Most Cape Town hotels have taken extensive measures to reduce their water consumption - such as removing bath plugs and encouraging guests to take quick showers instead - but if you are worried about Day Zero, it’s worth noting that the V&A Waterfront’s new desalination plant, near which there are several hotels, will be the first on-stream.
It is also worth bearing in mind that the city centre is designated a "continuous water supply" area, that is, taps will not be switched off here even in the increasingly unlikely event that we reach Day Zero.
The city’s tourist board, however, recommends that all guests stay in accommodation with water-saving and contingency plans in place. It has published a list to help visitors identify such hotels.
Note also that only the city and its peninsula are affected. At popular destinations like Hermanus, a mere 90 minutes from the airport, there are no water restrictions. Visitors are however asked to be mindful that water is a precious resource throughout their stay in South Africa.
Further east, towards and along the Garden Route to locations such as Mossel Bay and Wilderness, water restrictions are yet more lenient.
What can you do to help?
Don’t bath. Restrict your shower to 90 seconds. Use towels more than once. Pack in extra clothes so that you can take your laundry home with you. Flush the toilet only when necessary. Drink bottled water from the bottle. And yes, offer to keep your cutlery between courses.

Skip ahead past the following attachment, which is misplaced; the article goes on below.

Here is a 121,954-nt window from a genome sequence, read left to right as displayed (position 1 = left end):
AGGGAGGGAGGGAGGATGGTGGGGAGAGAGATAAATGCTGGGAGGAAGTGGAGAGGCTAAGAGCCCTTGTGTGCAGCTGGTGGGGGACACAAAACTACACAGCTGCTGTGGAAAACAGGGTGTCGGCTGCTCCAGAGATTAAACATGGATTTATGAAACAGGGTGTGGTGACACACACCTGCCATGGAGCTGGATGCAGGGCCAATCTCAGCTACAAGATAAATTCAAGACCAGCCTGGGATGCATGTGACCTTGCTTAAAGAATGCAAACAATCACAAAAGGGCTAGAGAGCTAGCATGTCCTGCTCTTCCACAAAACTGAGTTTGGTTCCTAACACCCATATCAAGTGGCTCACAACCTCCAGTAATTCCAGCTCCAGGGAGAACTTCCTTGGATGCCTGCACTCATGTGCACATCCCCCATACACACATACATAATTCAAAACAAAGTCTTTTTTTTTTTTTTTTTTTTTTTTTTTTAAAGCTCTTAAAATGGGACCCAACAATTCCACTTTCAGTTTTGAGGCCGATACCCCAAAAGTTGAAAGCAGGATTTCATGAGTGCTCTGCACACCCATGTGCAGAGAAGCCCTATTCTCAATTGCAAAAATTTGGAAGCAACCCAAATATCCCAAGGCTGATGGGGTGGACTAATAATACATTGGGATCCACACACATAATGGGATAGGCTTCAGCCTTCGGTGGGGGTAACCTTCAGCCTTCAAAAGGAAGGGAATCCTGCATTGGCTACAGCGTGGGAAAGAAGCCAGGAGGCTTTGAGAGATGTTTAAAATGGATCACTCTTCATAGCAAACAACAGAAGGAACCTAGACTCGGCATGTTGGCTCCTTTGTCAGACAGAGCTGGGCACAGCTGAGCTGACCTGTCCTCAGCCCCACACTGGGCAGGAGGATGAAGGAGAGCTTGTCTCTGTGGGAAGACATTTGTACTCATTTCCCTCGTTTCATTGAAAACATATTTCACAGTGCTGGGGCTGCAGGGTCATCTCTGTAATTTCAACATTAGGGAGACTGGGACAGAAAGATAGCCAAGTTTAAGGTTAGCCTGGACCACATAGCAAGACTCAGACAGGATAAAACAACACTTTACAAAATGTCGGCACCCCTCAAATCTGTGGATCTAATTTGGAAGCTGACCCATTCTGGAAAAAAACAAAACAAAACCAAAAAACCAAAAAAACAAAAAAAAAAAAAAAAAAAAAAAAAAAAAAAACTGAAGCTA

The Western Cape government has urged residents to “get creative” with new ways to save water.
In January officials said the drought led to cancellations from tourists. “There's no doubt that the knock-on effect of the water conservation crossroads we find ourselves in has had an impact on tourism,” Enver Duminy, chief executive officer at Cape Town Tourism, told Reuters. “Our water security is vital for almost everything we do, which is why it's important that we all work together to ease demand on our water supply,” it said.
How did the drought happen?
“Insufficient rainfall and fast declining dam levels have led to the current unprecedented water crisis,” the city authorities said.
The water supply of Cape Town, a “water scarce region”, is fed by six dams in and around the city, in the Western cape, all of which are drastically low. The historic dry spell has been exacerbated by a booming population.
In 2014, the levels were at 87.9 per cent full. After three years of consecutive falls, they are today at 24.1 per cent, but the bottom 10 per cent of the dam is deemed unusable.
The drought is a "catastrophe,” said Neil Armitage, head of the University of Cape Town’s urban water management department.
Though the city is scrambling to get more water in its system using groundwater and desalination plants, many frustrated residents accuse the city of mismanaging their water supply.
David W Oliver, a postdoctoral research fellow at the Global Change Institute at the University of the Witwatersrand, wrote in an article for the Conversation, that the water crisis had political routes, too.
“Had systems in national government been running smoothly, Cape Town’s water crisis could have been mitigated,” he said. “Appropriate water allocations would have made more water available to Cape Town. And with timely responses to disaster declarations, water augmentation infrastructure could have been up and running already.
“Cape Town shows some of the best water saving levels in the world. But its supply dams are being hit by national government’s bungled water allocations to agriculture."